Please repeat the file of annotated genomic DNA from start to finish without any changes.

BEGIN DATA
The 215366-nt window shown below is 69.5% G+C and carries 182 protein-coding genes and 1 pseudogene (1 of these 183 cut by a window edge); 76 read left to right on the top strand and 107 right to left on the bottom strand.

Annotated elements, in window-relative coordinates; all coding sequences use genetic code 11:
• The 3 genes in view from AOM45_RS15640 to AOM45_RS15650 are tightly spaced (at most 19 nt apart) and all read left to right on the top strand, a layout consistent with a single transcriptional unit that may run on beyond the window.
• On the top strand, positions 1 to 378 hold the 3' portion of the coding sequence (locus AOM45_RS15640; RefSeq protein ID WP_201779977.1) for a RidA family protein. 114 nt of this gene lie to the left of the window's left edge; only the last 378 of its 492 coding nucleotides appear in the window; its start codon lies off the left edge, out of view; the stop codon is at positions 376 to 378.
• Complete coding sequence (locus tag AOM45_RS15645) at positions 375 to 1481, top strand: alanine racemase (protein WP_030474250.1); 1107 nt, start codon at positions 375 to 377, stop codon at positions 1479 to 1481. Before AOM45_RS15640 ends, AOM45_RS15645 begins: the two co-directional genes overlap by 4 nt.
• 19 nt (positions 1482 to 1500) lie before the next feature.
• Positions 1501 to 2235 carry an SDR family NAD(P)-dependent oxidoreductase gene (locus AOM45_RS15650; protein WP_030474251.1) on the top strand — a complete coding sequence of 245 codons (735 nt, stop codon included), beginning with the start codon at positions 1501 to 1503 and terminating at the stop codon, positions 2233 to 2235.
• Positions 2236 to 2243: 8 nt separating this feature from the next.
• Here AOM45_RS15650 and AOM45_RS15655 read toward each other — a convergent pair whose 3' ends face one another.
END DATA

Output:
The 215366-nt window shown below is 69.5% G+C and carries 182 protein-coding genes and 1 pseudogene (1 of these 183 cut by a window edge); 76 read left to right on the top strand and 107 right to left on the bottom strand.

Annotated elements, in window-relative coordinates; all coding sequences use genetic code 11:
• The 3 genes in view from AOM45_RS15640 to AOM45_RS15650 are tightly spaced (at most 19 nt apart) and all read left to right on the top strand, a layout consistent with a single transcriptional unit that may run on beyond the window.
• On the top strand, positions 1 to 378 hold the 3' portion of the coding sequence (locus AOM45_RS15640; RefSeq protein ID WP_201779977.1) for a RidA family protein. 114 nt of this gene lie to the left of the window's left edge; only the last 378 of its 492 coding nucleotides appear in the window; its start codon lies off the left edge, out of view; the stop codon is at positions 376 to 378.
• Complete coding sequence (locus tag AOM45_RS15645) at positions 375 to 1481, top strand: alanine racemase (protein WP_030474250.1); 1107 nt, start codon at positions 375 to 377, stop codon at positions 1479 to 1481. Before AOM45_RS15640 ends, AOM45_RS15645 begins: the two co-directional genes overlap by 4 nt.
• 19 nt (positions 1482 to 1500) lie before the next feature.
• Positions 1501 to 2235 carry an SDR family NAD(P)-dependent oxidoreductase gene (locus AOM45_RS15650; protein WP_030474251.1) on the top strand — a complete coding sequence of 245 codons (735 nt, stop codon included), beginning with the start codon at positions 1501 to 1503 and terminating at the stop codon, positions 2233 to 2235.
• Positions 2236 to 2243: 8 nt separating this feature from the next.
• Here AOM45_RS15650 and AOM45_RS15655 read toward each other — a convergent pair whose 3' ends face one another.